Burned by HOT lanes
Metro proposal would let motorists pay to share lanes with buses, carpools
July 25, 2007
By RAD SALLEE
The Metropolitan Transit Authority is proposing to convert its High Occupancy Vehicle lanes to High Occupancy-Toll lanes, where buses and carpools ride for free alongside toll-paying solo drivers.
Under a proposal from Metro to the Texas Department of Transportation, tolls would be collected electronically and increase with congestion to keep traffic moving, said Carlos Lopez, TxDOT director of traffic operations.
Metro spokesman George Smalley said agency officials were not available for comment Tuesday.
"The premise is to try to get every bit of capacity out of the HOV lanes," Lopez said. He said Metro proposed the idea to TxDOT several months ago "because they wanted to make sure that the HOV lanes kept their good travel time.
"When the two-plus lanes become crowded, you go to three-plus, and then you have this huge drop in volume, and the lane's capacity is not being used," he said.
Lopez said the proposal does not appear to be based on revenue expectations, since Metro estimates a net return of between $95,000 and $2.3 million a year from all the lanes.
Lopez and local TxDOT spokeswoman Janelle Gbur said Tuesday that the proposal is only a draft and has a long way to go before being adopted.
Lopez said it would require public input, as well as approval by the Metro board, the Texas Transportation Commission, the Federal Highway Administration and the Federal Transit Administration, which helped fund the HOV system.
Should those approvals be granted, a changeover could come in 2009 or 2010, he said.
The item is on the agenda — for discussion only — of the transportation commission, which meets at 9 a.m. Thursday at Sugar Land City Council chambers, 2700 Town Center Blvd. North.
Metro's board meets at
1 p.m. Thursday at 1900 Main, but the item is not on the published agenda.
The idea has been raised before. In 2003, then-Houston City Councilman Carroll Robinson said Metro could raise about $200 million a year for its rail and bus expansion plans by converting HOVs to HOT lanes.
Metro said at the time that FTA rules would not allow single-occupant vehicles to use the lanes paid for with federal funds.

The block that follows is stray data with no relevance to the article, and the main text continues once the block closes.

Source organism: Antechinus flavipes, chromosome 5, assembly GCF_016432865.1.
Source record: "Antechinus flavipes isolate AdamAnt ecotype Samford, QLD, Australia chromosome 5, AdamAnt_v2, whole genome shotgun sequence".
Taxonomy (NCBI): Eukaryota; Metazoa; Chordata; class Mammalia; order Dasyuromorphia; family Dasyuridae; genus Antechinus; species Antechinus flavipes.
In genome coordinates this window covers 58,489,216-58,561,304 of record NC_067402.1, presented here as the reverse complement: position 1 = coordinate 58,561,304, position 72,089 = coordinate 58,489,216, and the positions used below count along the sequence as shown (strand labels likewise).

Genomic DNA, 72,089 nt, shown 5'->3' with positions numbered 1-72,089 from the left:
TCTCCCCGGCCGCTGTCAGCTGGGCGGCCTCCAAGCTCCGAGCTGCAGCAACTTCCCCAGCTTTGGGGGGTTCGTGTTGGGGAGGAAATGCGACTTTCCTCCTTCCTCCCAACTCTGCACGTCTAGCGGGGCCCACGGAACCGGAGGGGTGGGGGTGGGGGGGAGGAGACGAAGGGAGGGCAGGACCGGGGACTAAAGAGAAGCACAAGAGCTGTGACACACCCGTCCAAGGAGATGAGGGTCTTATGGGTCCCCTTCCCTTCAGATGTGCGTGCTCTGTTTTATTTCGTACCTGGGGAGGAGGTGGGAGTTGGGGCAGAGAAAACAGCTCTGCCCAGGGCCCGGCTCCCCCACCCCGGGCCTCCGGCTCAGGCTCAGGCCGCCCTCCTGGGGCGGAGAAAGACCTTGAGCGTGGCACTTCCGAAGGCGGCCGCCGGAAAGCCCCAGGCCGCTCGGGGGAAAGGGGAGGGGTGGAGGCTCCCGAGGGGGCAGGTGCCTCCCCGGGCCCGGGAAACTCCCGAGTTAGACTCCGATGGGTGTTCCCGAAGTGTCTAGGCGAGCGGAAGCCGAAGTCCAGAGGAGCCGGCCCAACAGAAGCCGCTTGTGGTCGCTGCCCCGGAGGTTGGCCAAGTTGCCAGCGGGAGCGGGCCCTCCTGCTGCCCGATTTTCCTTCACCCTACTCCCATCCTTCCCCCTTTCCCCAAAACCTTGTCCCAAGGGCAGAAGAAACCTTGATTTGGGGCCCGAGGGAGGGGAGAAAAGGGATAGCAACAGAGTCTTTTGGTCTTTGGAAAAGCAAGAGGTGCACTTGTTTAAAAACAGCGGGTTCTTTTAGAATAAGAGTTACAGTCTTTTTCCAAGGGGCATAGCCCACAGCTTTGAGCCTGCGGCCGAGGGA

Gbur said the version of the proposal sent to TxDOT's district office says tolls would be charged in segments of freeway now separated from the main lanes by concrete barriers, but not in diamond lanes.
The proposed toll segments run to downtown from FM 1960 on the North Freeway, from Kingwood on the Eastex Freeway, from Dixie Farm Road on the Gulf Freeway and from West Bellfort on the Southwest Freeway. Another runs on the Northwest Freeway from Texas 6 to the West Loop, she said.
The Katy Freeway is not included because it already is being rebuilt with four "managed lanes," which current plans call for operation as HOT lanes, down the center.
Since 2000, Metro has had a program called Quick Ride on the Katy and Northwest freeways that allows two-occupant vehicles to use the HOVs for $2 during hours when the three-plus requirement is in effect. A windshield tag is read electronically when a participating vehicle enters the HOV.
Under legislation enacted this year, the Harris County Toll Road Authority gets the right of first refusal to operate any toll projects in Harris County, but county infrastructure director Art Storey said he would be wary of seeking to run the proposed HOT lanes.
"I have considerable scars on my back regarding variable pricing," Storey said, referring to an unpopular — and short-lived — proposal to reduce congestion on the Westpark Tollway through a sharp rush-hour toll increase.
Lopez said the ramps from Park & Ride lots could have separate lanes for toll-paying and HOV customers "and a booth in the middle" where someone could verify occupancy.
He said he did not know how Metro's slip ramps, where traffic enters the HOV lanes directly from the freeway, would be monitored.
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